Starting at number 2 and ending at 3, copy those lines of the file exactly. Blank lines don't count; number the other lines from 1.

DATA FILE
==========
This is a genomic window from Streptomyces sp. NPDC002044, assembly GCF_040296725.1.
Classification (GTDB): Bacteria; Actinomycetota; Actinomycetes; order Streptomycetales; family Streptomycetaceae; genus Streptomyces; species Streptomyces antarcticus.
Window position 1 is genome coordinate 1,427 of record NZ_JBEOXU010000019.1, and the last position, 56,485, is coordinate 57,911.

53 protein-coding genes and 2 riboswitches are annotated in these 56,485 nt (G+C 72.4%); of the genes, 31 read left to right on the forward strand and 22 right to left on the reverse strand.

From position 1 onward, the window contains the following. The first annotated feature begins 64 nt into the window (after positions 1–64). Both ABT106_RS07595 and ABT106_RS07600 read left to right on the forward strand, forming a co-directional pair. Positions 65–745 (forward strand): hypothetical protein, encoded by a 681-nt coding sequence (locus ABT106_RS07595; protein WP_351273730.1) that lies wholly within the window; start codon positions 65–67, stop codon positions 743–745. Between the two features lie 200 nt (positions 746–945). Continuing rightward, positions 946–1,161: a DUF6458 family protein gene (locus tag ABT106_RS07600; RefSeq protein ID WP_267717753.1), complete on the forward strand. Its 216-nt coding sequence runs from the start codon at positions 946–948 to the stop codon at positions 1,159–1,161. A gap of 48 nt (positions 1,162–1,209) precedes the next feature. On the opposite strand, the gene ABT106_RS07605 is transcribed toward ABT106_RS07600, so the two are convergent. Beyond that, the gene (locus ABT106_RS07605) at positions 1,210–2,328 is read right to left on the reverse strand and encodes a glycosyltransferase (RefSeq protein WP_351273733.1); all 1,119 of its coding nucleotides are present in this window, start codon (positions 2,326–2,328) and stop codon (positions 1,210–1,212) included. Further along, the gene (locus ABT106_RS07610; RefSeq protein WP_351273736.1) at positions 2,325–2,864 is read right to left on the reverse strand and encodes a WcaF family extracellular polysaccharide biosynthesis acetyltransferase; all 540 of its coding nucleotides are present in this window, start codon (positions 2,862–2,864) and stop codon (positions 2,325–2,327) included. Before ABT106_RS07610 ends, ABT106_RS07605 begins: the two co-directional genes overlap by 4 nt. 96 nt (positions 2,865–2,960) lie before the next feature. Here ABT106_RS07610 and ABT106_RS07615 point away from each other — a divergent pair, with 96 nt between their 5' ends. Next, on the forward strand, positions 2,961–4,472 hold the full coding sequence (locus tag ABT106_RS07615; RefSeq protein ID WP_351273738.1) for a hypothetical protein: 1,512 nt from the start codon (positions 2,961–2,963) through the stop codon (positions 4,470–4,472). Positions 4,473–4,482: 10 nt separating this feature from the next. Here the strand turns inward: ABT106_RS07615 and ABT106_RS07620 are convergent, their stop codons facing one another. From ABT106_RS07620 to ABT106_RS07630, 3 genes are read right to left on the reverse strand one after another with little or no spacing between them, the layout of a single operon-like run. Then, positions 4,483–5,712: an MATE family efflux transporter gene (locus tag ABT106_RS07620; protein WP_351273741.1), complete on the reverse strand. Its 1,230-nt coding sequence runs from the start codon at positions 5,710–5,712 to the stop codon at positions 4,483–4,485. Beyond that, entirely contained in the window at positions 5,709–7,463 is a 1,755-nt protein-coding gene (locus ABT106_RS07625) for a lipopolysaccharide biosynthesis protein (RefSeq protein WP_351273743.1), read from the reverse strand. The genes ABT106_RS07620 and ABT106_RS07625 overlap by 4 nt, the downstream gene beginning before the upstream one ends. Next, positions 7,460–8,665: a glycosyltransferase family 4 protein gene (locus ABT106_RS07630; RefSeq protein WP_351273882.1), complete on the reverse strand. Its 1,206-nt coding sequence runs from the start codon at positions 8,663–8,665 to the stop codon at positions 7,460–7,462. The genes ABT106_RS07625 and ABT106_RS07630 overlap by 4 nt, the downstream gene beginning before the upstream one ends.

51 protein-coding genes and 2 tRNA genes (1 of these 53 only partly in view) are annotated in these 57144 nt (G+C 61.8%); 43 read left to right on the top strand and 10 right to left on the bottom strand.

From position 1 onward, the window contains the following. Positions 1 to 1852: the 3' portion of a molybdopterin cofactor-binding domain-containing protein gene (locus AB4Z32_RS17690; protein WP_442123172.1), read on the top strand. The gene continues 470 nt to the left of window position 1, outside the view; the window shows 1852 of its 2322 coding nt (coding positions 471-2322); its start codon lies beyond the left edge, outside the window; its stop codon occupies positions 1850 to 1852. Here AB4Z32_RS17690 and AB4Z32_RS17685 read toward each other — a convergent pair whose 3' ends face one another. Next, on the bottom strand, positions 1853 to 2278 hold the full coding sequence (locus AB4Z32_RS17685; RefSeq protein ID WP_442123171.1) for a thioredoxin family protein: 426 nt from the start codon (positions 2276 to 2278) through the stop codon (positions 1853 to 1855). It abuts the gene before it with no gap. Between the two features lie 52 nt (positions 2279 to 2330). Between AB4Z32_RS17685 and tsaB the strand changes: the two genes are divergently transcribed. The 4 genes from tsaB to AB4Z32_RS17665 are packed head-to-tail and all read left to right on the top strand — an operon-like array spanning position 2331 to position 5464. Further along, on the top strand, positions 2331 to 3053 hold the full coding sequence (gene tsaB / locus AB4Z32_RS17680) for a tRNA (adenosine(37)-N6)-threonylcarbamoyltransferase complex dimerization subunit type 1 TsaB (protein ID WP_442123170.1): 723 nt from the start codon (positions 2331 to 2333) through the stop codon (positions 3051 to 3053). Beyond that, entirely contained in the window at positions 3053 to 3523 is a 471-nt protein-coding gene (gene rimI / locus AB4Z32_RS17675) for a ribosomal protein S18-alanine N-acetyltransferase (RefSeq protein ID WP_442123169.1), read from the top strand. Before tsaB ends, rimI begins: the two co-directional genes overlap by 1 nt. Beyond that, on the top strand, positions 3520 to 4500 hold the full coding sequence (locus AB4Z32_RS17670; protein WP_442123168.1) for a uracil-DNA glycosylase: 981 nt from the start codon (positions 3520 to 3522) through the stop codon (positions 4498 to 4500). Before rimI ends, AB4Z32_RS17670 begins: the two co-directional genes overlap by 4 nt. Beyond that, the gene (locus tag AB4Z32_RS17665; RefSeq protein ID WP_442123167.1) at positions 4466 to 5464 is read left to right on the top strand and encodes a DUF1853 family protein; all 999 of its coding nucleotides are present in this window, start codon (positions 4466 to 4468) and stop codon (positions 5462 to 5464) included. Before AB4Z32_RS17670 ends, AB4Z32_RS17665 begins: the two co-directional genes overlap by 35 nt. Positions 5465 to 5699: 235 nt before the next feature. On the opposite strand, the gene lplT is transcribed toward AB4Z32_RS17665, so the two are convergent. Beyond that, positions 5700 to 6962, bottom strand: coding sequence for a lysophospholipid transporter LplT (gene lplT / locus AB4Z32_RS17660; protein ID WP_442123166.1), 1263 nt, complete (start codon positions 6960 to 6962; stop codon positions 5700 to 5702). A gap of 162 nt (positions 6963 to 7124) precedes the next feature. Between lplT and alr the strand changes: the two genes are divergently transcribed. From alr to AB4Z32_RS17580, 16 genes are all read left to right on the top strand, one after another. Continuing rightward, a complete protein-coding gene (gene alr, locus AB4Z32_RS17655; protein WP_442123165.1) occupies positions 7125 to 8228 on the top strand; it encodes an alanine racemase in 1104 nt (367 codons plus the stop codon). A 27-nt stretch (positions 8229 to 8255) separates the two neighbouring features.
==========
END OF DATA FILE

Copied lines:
Classification (GTDB): Bacteria; Actinomycetota; Actinomycetes; order Streptomycetales; family Streptomycetaceae; genus Streptomyces; species Streptomyces antarcticus.
Window position 1 is genome coordinate 1,427 of record NZ_JBEOXU010000019.1, and the last position, 56,485, is coordinate 57,911.